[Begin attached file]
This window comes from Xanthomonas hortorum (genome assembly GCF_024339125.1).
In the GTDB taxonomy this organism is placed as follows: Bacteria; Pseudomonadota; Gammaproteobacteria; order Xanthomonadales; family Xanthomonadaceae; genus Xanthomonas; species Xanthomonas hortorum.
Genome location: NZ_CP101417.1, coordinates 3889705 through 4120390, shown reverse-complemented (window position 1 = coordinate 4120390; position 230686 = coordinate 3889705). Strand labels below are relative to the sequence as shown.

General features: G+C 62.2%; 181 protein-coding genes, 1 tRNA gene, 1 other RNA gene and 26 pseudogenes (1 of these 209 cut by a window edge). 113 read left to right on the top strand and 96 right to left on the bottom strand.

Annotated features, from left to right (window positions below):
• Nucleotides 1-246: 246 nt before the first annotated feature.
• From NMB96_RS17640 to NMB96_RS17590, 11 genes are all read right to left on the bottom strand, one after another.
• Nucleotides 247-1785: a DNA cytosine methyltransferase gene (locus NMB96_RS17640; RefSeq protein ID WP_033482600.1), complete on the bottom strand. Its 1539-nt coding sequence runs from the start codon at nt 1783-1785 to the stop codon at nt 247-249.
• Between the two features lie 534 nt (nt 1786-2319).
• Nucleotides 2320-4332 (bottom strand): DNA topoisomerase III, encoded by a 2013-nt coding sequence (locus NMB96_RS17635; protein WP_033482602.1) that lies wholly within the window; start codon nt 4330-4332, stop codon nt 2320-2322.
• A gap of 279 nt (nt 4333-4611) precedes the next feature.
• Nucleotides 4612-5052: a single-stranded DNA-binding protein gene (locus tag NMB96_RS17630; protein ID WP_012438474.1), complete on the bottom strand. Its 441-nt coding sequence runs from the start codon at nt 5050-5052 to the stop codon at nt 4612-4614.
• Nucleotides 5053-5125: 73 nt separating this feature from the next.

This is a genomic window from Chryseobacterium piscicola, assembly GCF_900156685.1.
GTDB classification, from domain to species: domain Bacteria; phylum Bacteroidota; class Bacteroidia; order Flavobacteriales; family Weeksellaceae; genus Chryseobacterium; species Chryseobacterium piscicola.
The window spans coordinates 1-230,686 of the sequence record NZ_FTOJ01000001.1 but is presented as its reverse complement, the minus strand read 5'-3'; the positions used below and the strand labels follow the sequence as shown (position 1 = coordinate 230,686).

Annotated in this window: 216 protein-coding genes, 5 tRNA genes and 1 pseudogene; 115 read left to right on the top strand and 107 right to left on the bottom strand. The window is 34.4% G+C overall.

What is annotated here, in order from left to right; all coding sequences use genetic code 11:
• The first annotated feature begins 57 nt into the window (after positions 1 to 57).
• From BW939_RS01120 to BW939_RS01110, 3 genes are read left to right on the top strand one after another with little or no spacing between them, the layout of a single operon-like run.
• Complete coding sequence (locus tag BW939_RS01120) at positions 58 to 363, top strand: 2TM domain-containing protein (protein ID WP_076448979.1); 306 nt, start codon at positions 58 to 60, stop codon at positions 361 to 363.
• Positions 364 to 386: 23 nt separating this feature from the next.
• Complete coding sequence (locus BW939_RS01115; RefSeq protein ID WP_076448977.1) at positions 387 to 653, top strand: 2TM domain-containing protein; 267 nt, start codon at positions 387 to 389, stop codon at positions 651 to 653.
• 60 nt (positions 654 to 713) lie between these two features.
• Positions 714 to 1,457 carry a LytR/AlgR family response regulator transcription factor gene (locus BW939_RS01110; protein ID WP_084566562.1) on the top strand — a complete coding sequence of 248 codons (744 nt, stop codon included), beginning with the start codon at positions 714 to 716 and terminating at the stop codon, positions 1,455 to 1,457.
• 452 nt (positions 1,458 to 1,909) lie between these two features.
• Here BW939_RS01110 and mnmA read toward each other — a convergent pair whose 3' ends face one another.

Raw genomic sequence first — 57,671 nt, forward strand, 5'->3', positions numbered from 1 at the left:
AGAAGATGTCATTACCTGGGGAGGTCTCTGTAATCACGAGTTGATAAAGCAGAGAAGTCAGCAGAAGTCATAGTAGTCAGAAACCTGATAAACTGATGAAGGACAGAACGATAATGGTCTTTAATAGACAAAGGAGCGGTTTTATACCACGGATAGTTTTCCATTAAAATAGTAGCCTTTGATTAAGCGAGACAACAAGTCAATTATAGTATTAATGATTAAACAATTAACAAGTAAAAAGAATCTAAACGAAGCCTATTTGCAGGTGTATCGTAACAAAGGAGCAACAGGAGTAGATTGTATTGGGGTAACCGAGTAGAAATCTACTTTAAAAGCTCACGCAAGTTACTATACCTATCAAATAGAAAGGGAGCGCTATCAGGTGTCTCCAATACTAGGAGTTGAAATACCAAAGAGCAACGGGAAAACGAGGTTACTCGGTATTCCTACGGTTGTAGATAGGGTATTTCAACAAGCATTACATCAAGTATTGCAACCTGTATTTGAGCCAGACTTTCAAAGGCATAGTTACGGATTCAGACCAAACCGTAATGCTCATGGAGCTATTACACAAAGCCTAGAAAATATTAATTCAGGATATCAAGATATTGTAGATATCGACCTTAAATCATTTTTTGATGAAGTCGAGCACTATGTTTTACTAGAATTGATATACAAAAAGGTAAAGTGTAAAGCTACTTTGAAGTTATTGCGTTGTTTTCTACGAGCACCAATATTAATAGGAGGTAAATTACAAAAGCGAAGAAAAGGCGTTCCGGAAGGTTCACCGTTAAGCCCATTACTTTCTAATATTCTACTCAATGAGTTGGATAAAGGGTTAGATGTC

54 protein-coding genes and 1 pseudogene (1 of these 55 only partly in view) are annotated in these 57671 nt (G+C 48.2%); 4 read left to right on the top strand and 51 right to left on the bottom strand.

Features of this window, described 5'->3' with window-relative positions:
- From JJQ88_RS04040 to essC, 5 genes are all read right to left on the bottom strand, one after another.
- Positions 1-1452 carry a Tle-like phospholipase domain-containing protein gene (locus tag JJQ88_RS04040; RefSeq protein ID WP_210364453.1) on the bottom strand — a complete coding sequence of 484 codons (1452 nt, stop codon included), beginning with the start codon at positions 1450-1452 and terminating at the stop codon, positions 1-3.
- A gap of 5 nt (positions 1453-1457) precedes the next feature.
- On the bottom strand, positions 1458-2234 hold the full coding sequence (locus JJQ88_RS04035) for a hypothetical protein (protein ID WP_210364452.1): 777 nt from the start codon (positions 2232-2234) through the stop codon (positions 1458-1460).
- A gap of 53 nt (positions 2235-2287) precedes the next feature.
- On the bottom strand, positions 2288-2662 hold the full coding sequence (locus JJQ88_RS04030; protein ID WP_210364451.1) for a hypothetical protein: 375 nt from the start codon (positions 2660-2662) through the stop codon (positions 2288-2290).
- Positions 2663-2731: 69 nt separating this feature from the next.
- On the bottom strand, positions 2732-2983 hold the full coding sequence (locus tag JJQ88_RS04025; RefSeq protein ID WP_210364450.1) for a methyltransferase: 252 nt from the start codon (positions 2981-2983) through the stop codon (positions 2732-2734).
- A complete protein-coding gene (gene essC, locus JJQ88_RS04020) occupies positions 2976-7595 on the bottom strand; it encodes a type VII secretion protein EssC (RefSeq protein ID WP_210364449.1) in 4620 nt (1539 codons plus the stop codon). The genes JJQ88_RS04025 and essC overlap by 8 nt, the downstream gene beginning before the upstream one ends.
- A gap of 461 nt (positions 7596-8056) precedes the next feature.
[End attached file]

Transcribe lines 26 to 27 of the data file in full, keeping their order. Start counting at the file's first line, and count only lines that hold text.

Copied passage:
• 452 nt (positions 1,458 to 1,909) lie between these two features.
• Here BW939_RS01110 and mnmA read toward each other — a convergent pair whose 3' ends face one another.